Cisco Systems Stock: Time To Buy (NASDAQ:CSCO)

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The bear market is making retail and professional investors nervous, but the market will not be down forever. For those who have lived through the dot-com crash and sub-prime mortgage crisis, we know bear markets can last many months, but stock markets eventually reverse course. However, the bear market creates opportunities for many to follow a dividend growth investing strategy† Similarly, investors seeking income from high-yield stocks are likely to buy too.

One stock that should be near the top of your list to buy is Cisco Systems, Inc. †NASDAQ:CSCO), the networking giant. The company is now yielding 3.5%+, and the dividend continues to grow annually. Cisco is a Dividend Contender with 12 years of raises. The bear market, combined with weak Q3 2022 results and guidance, has punished the stock, which is down (-32.5%) year-to-date. The valuation is down 12.7X. I view Cisco as a long-term buy.

Overview of Cisco

Cisco traces its founding back to 1984, when it created its first router. The company snowballed and had the highest market capitalization during the dot-com boom. Today, Cisco designs, manufactures, and sells Internet Protocol networking equipment. Its products include routers, storage, switches, wireless, cybersecurity software, etc. The company sells its products in several categories: Secure, Agile Networks, Internet for the Future, Collaboration, End-to-End Security, Optimized Application Experiences, Other Products , and Services. The company operates globally and is the market leader for networking. Interbrand ranks Cisco as the No. 16 global brand.

Total revenue was $49.818 million in fiscal 2021 and $51.581 million in the last twelve months. Revenue is roughly divided into 75% product and 25% service.

Recent Quarterly Results

The company reported Q3 2022 results below expectations. Cisco still reported growth in some product categories, but revenue was flat, as seen in the chart below. In addition, total subscription revenue declined and was a lower percentage of total revenue, suggesting customers were not renewing subscriptions and migrating to competitors.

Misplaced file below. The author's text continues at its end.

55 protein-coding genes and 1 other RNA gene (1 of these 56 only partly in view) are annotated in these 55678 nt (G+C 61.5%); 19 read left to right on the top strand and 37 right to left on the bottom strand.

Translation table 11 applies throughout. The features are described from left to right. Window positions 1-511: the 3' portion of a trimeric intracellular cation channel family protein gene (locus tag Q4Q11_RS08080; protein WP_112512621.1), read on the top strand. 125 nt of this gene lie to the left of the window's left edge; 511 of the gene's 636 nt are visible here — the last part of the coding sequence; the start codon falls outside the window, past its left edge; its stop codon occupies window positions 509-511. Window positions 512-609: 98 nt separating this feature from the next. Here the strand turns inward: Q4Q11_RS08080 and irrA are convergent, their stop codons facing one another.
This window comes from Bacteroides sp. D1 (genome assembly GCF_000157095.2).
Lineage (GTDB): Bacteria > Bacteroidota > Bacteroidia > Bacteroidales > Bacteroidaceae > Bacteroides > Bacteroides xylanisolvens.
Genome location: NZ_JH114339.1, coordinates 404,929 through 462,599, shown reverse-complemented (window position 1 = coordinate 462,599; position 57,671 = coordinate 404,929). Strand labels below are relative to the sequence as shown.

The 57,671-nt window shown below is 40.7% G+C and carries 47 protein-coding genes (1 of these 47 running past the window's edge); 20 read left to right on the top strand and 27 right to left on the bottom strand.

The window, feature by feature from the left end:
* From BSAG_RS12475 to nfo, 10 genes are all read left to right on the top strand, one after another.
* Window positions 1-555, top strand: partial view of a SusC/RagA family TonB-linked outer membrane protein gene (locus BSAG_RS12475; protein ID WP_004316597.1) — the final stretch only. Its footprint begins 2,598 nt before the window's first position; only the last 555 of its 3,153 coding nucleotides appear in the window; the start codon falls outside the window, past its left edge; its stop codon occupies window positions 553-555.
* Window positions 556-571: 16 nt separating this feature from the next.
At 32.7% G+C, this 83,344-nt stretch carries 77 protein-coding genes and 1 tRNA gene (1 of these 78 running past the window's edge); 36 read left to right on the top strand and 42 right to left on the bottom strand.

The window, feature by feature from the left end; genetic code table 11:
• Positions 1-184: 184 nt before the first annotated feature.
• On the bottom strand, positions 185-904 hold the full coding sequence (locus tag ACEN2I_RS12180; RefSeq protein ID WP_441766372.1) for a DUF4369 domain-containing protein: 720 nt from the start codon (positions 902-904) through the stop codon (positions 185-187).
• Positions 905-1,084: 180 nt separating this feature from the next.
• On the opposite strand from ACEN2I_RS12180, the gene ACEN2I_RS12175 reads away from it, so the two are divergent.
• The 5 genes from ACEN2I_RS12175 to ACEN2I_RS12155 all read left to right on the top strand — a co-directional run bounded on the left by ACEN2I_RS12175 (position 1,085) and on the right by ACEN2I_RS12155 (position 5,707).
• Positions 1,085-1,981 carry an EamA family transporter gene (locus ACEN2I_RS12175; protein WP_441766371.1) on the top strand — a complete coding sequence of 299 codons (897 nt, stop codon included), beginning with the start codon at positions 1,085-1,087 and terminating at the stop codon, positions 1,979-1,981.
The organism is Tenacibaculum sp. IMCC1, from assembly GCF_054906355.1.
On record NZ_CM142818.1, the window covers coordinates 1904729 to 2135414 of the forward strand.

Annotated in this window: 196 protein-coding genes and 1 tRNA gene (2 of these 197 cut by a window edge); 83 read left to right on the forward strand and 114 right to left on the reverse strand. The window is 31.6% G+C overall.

Q3 FY 2022 Revenue Highlights

CSCO Investor Relations

Q3 FY 2022 Subscriptions as a percentage of total revenue

CSCO Investor Relations

The main problem was that growth was slowing and forward guidance for the fiscal year was lower. Cisco’s total orders for the quarter were up 8% but were lower than the 33% increase in the second quarter. Even after accounting for the loss of demand in Russia and COVID-19 lockdowns in China, this decline was significant. Furthermore, Cisco’s enterprise product orders showed no growth. Demand will likely be reduced further in Q4 FY 2022 because of the war in Ukraine and continued lockdowns in China that are only now being lifted.

Furthermore, Cisco lowered its FY 2022 guidance to $3.29 to $3.37 per share from $3.41 to $3.46 per share, adding to investor concerns.

Cisco’s Growth

Despite the slowing demand, Cisco continues to grow organically and by acquisitions over longer periods. The company is the market leader for IP networking hardware and software. Few companies can provide comprehensive end-to-end solutions for networking like Cisco. However, organic growth is hard to come by because the market is not growing as fast as it once was. Competition from other networking or security companies is intense. Arista Networks and Juniper have increasingly provided products that are attracting customers. Additionally, cloud service providers offer overlapping services, reducing organizations’ need to operate data centers.

Hence, Cisco has grown mainly through acquisitions. The company uses its prodigious cash flow to make tuck-in acquisitions filling out its hardware and software lines. In 2020, Cisco made nine acquisitions, including Dashbase, Slido, IMImobile, Banzai Cloud, Portshift, BabbleLabs, Modcam, ThousandEyes, and Fluidmesh Networks. In 2021, it acquired six companies, including Reflex, Epsagon, Involvio, Kenna Security, Socio Lab, and Sedona Systems. So far, in 2022, Cisco has made one acquisition, Opsani.

The result is that Cisco’s revenue, operating income, and operational cash flow are growing slowly.

Dividend Analysis